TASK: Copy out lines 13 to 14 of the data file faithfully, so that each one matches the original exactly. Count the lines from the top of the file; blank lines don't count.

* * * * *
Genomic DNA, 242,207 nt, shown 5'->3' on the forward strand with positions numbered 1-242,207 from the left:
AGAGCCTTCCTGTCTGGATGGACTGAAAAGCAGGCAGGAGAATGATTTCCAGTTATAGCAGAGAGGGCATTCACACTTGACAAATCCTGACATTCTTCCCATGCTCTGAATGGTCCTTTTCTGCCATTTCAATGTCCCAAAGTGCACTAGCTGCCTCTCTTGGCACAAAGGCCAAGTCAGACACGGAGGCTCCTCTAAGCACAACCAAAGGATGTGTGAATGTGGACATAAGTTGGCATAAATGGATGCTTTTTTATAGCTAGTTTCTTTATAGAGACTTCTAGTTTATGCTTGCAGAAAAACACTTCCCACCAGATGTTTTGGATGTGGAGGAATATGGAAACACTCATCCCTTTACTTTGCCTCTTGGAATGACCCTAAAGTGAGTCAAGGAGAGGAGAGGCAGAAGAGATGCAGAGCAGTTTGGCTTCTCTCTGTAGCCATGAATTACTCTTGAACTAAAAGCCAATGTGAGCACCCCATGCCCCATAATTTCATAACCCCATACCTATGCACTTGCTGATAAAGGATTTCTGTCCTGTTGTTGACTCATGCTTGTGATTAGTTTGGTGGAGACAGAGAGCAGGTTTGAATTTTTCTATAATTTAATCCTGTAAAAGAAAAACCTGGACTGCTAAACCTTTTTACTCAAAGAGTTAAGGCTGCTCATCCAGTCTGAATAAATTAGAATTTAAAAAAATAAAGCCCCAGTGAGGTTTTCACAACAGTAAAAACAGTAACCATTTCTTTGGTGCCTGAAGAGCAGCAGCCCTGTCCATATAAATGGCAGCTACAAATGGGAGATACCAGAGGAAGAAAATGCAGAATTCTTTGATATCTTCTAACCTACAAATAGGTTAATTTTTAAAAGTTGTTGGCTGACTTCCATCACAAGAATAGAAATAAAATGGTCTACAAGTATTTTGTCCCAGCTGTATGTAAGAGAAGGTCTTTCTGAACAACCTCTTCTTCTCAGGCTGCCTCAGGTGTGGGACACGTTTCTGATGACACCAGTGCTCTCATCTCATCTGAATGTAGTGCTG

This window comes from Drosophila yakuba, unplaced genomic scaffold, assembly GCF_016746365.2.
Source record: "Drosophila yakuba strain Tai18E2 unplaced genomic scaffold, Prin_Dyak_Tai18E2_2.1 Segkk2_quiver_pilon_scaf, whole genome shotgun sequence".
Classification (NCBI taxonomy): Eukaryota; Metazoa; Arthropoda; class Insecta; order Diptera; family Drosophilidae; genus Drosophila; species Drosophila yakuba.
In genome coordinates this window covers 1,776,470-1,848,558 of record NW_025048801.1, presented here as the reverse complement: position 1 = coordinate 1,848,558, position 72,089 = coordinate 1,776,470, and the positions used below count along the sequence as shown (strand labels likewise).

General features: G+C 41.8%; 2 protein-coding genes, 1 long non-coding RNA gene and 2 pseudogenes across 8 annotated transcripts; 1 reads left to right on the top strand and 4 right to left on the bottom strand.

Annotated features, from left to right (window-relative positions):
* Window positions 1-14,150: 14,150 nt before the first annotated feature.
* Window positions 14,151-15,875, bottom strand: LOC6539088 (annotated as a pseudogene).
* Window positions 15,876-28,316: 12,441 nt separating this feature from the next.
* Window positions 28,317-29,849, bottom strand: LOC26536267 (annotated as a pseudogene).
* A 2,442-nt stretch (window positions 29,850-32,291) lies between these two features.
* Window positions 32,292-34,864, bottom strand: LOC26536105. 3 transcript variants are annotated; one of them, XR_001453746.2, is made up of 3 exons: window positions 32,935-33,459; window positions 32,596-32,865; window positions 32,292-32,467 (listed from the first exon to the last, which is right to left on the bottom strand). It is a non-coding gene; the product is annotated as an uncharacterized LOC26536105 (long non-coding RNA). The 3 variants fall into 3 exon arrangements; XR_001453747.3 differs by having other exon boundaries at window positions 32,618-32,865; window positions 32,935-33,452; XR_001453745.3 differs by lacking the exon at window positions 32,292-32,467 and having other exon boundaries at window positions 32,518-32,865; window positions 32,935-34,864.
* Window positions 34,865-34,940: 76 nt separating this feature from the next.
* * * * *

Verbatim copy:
* A 2,442-nt stretch (window positions 29,850-32,291) lies between these two features.
* Window positions 32,292-34,864, bottom strand: LOC26536105. 3 transcript variants are annotated; one of them, XR_001453746.2, is made up of 3 exons: window positions 32,935-33,459; window positions 32,596-32,865; window positions 32,292-32,467 (listed from the first exon to the last, which is right to left on the bottom strand). It is a non-coding gene; the product is annotated as an uncharacterized LOC26536105 (long non-coding RNA). The 3 variants fall into 3 exon arrangements; XR_001453747.3 differs by having other exon boundaries at window positions 32,618-32,865; window positions 32,935-33,452; XR_001453745.3 differs by lacking the exon at window positions 32,292-32,467 and having other exon boundaries at window positions 32,518-32,865; window positions 32,935-34,864.